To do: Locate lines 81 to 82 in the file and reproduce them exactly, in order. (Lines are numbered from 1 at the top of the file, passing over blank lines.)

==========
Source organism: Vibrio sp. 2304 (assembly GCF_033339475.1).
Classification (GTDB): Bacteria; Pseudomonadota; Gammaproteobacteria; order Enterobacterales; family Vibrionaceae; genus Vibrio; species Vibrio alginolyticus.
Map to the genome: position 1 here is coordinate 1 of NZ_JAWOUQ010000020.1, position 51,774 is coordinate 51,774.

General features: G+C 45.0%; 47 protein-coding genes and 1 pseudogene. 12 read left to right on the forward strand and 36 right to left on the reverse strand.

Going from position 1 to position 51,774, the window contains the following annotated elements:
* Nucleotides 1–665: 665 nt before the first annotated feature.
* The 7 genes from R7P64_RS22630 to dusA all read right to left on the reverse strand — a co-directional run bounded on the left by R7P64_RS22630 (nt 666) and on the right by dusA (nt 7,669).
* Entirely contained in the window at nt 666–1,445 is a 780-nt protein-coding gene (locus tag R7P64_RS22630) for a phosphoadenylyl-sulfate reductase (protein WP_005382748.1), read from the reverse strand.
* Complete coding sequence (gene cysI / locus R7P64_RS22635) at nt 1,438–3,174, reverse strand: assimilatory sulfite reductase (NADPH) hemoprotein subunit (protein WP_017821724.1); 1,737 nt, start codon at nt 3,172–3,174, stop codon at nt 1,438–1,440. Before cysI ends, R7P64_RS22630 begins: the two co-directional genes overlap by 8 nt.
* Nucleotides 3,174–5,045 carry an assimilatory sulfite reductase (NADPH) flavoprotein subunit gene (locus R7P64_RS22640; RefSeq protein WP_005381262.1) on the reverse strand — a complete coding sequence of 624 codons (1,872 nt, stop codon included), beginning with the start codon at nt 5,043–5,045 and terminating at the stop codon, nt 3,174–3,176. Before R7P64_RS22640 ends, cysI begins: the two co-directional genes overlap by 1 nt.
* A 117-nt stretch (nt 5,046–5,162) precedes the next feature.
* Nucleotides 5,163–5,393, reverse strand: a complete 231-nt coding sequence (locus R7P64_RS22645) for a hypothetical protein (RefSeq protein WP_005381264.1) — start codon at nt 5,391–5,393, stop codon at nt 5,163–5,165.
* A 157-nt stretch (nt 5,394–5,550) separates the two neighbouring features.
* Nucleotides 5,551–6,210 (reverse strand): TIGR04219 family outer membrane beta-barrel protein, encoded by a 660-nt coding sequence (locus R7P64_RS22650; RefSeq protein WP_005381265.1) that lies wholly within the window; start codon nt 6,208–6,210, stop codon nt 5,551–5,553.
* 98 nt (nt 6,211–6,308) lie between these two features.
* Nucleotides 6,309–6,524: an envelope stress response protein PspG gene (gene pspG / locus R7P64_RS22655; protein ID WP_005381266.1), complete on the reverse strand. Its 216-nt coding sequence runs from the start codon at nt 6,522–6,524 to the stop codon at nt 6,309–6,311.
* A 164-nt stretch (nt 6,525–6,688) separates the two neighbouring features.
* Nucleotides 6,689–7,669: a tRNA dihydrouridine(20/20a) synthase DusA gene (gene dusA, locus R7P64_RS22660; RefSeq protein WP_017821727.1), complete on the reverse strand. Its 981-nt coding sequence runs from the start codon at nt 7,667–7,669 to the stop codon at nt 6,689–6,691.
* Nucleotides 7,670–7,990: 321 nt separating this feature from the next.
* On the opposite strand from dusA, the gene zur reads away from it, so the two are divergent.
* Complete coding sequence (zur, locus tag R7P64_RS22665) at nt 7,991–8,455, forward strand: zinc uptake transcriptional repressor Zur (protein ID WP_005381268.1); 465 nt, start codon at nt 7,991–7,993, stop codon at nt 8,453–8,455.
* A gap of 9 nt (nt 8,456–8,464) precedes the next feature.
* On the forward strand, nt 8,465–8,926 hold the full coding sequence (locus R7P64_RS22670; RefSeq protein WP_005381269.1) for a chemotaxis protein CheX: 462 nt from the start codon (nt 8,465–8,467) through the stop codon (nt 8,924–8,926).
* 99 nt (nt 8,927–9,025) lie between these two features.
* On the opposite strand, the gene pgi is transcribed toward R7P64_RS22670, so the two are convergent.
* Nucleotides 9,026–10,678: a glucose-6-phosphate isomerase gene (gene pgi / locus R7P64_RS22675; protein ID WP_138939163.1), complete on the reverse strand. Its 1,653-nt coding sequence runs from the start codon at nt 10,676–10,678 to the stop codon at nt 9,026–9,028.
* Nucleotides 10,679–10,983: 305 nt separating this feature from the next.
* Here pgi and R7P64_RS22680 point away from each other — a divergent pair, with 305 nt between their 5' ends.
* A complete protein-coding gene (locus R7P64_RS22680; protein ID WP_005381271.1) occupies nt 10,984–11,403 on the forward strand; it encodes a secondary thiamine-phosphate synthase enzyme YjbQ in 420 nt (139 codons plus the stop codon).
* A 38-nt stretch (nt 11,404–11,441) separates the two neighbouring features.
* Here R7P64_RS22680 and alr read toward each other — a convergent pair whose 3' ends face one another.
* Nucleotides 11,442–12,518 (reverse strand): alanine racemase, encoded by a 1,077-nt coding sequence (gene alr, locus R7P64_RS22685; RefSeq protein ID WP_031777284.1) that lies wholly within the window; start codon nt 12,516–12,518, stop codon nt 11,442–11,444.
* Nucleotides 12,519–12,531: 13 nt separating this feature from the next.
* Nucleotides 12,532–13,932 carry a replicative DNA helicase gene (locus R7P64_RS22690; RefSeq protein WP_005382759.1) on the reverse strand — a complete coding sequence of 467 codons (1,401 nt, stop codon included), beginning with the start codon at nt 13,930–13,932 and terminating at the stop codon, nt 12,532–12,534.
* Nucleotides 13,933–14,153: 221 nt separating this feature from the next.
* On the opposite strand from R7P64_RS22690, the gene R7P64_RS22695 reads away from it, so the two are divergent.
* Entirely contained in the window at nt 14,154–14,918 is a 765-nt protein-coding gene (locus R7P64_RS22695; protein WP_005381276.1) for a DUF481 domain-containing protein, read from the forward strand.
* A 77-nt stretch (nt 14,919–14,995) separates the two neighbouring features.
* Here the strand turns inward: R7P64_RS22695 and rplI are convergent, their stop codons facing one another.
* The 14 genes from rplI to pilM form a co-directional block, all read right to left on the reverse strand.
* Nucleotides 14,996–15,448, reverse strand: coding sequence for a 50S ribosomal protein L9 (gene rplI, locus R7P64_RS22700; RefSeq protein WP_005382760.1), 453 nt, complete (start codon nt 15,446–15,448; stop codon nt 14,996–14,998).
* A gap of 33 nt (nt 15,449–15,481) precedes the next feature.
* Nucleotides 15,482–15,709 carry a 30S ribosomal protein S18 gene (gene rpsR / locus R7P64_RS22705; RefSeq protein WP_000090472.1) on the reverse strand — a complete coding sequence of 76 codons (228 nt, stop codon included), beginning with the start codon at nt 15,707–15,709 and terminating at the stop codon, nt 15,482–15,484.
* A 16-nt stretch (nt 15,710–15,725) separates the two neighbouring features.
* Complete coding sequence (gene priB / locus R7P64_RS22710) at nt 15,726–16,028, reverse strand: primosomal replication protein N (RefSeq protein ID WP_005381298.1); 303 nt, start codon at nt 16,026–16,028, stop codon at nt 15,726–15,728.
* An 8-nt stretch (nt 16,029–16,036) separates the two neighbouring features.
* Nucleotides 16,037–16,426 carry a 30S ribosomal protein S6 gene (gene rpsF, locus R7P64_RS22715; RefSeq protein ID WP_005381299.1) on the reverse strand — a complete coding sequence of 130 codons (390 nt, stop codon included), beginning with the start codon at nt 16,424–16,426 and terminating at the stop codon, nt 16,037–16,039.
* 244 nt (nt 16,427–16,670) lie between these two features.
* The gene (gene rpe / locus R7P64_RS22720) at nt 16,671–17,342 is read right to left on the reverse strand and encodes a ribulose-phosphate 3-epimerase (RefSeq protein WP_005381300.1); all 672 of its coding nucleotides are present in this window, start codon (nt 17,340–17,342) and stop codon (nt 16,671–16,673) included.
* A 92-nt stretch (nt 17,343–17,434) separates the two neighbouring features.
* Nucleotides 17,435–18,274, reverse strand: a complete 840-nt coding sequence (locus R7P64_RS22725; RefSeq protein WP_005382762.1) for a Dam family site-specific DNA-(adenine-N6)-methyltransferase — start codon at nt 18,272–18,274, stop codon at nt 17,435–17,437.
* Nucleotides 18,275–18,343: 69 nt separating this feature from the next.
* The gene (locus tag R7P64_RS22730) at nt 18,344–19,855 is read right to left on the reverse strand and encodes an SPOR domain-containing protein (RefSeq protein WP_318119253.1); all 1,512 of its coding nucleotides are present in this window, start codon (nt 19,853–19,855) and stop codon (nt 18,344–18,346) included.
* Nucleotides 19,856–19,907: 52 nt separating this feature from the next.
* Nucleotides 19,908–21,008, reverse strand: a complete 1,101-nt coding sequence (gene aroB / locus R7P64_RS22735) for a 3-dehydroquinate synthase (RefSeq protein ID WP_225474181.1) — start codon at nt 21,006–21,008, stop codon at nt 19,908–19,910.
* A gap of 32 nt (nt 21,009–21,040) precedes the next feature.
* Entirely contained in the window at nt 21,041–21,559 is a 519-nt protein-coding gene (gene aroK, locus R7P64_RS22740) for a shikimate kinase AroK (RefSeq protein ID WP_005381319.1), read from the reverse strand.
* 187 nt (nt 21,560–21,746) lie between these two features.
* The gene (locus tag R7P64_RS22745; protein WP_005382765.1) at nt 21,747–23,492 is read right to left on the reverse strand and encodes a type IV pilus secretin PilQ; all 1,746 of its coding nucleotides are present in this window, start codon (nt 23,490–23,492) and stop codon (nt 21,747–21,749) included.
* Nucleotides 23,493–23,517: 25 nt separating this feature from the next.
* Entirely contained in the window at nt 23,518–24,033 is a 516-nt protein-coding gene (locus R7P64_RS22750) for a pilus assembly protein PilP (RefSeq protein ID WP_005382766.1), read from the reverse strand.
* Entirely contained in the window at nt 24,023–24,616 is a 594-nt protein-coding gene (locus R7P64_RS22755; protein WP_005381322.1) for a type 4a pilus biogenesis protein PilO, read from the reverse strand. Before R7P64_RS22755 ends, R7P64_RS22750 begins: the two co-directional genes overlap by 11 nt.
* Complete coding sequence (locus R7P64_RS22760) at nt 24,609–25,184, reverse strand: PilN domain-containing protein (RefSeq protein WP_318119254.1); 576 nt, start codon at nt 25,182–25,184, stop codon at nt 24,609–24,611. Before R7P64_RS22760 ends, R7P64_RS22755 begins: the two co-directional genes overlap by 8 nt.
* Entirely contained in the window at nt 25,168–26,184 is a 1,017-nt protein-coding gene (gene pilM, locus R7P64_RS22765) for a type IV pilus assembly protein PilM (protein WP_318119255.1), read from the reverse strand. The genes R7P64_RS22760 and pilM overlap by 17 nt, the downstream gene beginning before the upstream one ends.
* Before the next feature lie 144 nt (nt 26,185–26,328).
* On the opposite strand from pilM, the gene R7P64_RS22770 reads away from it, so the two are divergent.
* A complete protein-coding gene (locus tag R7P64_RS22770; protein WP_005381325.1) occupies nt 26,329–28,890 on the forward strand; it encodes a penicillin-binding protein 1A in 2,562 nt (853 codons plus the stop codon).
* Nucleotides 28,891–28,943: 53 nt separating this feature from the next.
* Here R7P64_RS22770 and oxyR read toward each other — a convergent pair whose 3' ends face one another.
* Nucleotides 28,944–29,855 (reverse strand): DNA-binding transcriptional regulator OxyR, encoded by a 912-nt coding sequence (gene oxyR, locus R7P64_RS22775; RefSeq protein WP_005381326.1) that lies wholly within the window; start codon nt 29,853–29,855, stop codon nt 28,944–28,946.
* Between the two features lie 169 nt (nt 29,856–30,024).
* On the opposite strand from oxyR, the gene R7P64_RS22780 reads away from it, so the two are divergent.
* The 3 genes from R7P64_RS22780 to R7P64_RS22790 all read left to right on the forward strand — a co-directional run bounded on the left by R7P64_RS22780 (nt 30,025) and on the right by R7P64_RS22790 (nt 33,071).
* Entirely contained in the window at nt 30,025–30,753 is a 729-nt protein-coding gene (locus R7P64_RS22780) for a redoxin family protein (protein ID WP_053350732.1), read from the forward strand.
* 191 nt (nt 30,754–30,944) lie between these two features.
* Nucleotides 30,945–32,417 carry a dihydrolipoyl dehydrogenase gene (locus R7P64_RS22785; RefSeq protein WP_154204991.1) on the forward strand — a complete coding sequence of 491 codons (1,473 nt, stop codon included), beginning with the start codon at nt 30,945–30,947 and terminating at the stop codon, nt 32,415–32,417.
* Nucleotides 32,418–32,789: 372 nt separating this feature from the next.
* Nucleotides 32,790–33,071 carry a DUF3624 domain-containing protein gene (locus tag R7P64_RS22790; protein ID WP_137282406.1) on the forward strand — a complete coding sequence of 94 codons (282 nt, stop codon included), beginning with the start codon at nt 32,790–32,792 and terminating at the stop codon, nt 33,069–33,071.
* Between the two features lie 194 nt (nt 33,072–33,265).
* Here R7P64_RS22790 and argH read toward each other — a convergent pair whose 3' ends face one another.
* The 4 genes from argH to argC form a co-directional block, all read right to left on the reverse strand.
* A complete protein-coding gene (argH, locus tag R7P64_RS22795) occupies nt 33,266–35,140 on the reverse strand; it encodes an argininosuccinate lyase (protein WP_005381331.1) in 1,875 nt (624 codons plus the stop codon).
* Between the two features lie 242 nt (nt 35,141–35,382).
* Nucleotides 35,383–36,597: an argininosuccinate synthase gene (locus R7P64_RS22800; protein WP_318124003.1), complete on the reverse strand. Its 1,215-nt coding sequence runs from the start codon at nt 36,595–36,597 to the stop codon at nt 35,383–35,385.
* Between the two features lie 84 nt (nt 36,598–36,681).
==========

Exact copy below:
* The 4 genes from argH to argC form a co-directional block, all read right to left on the reverse strand.
* A complete protein-coding gene (argH, locus tag R7P64_RS22795) occupies nt 33,266–35,140 on the reverse strand; it encodes an argininosuccinate lyase (protein WP_005381331.1) in 1,875 nt (624 codons plus the stop codon).